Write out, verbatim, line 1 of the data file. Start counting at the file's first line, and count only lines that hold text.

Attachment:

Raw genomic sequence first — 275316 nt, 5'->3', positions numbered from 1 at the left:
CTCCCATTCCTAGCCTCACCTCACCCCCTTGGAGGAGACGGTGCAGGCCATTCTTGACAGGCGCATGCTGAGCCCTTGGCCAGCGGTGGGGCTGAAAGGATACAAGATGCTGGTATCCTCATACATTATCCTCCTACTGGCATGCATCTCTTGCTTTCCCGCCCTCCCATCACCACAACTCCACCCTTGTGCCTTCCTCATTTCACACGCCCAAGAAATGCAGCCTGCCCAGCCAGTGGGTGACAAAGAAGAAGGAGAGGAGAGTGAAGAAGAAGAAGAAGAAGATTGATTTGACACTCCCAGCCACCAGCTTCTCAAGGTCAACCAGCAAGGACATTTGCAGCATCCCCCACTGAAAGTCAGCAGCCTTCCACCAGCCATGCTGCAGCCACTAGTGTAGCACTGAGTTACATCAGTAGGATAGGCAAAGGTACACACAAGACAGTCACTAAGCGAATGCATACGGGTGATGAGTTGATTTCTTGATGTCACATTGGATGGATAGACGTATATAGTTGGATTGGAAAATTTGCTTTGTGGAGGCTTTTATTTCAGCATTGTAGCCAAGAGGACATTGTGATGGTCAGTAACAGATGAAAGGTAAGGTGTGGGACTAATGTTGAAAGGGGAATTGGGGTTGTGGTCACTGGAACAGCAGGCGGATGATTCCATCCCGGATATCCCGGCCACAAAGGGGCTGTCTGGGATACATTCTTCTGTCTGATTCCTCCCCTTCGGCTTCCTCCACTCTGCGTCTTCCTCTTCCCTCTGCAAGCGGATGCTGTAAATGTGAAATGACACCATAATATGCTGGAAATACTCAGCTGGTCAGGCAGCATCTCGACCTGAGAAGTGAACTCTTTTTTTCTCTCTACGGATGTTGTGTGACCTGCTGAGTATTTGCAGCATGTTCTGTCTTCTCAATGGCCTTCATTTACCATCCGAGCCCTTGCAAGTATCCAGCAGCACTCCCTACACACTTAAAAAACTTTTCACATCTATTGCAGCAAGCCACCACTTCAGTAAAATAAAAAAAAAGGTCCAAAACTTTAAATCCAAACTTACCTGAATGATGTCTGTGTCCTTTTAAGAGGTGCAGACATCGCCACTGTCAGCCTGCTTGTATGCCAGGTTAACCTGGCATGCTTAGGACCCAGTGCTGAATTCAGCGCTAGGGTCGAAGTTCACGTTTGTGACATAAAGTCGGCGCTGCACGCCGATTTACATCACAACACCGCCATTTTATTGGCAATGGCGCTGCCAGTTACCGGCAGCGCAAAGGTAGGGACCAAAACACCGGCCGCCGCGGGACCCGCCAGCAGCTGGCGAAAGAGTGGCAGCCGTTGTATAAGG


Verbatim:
Raw genomic sequence first — 275316 nt, 5'->3', positions numbered from 1 at the left: